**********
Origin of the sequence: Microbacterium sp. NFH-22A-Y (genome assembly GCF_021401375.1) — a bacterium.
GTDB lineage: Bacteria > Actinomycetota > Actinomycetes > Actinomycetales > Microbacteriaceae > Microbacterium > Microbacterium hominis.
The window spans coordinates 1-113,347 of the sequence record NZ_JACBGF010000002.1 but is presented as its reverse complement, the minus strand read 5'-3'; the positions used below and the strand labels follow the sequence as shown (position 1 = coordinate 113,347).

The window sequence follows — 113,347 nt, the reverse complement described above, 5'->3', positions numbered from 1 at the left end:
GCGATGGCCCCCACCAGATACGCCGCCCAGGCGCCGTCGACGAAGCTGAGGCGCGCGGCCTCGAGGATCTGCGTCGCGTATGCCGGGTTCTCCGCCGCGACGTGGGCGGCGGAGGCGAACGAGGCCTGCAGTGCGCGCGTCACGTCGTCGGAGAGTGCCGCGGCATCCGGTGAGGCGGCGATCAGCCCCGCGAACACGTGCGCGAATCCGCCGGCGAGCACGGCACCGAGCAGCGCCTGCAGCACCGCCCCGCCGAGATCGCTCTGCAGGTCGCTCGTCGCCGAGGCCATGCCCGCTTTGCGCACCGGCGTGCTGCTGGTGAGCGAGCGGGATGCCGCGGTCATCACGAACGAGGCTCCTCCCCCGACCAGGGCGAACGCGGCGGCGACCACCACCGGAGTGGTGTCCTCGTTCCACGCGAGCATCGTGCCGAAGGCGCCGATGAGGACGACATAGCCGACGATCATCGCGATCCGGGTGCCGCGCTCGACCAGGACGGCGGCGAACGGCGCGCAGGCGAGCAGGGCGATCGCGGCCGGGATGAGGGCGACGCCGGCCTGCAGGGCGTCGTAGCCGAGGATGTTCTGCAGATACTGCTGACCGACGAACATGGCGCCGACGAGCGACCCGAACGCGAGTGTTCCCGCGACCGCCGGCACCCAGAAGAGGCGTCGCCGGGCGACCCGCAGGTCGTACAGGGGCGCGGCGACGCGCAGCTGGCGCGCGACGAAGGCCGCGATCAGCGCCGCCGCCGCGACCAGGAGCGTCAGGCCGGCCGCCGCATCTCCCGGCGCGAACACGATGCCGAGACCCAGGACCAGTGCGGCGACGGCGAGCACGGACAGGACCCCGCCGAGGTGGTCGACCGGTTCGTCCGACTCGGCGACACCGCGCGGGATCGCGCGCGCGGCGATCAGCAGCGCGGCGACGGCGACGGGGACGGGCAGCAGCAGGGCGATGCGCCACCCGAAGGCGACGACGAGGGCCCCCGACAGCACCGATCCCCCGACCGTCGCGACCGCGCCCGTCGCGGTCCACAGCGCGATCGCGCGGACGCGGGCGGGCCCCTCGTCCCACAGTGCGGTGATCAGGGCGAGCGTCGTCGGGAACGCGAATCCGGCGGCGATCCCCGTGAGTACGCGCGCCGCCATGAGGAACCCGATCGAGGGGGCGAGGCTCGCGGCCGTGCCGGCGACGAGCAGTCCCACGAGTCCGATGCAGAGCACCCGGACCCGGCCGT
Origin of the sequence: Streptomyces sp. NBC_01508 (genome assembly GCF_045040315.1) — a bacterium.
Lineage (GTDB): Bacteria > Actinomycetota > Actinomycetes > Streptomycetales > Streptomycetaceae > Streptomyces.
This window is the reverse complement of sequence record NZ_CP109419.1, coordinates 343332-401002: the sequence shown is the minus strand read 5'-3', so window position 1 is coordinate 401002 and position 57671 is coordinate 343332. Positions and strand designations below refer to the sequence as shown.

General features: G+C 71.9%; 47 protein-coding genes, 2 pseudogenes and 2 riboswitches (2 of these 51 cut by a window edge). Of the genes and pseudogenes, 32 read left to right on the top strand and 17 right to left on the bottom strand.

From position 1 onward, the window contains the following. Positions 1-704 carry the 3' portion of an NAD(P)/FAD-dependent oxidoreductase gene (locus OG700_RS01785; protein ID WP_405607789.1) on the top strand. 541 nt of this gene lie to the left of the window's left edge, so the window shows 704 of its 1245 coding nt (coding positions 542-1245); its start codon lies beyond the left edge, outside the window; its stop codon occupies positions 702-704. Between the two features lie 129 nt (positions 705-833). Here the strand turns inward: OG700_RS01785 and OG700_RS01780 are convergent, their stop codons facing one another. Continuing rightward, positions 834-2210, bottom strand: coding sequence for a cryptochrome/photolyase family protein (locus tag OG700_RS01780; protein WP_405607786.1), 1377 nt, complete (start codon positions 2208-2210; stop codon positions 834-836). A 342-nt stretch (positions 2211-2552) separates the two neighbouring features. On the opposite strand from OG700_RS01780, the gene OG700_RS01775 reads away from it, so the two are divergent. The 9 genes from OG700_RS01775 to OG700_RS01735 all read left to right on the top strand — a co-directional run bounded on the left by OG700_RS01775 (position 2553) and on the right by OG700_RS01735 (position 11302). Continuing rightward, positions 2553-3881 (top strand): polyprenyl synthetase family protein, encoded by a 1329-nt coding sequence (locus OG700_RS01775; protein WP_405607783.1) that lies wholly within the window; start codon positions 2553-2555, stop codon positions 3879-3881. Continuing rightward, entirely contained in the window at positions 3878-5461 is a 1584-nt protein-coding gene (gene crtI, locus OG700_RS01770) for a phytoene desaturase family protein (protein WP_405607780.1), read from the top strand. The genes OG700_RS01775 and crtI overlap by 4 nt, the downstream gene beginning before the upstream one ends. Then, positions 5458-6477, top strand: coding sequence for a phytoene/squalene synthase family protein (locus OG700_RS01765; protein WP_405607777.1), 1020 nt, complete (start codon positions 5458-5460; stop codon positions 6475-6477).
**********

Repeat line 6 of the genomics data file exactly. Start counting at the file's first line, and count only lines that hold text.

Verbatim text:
Origin of the sequence: Streptomyces sp. NBC_01508 (genome assembly GCF_045040315.1) — a bacterium.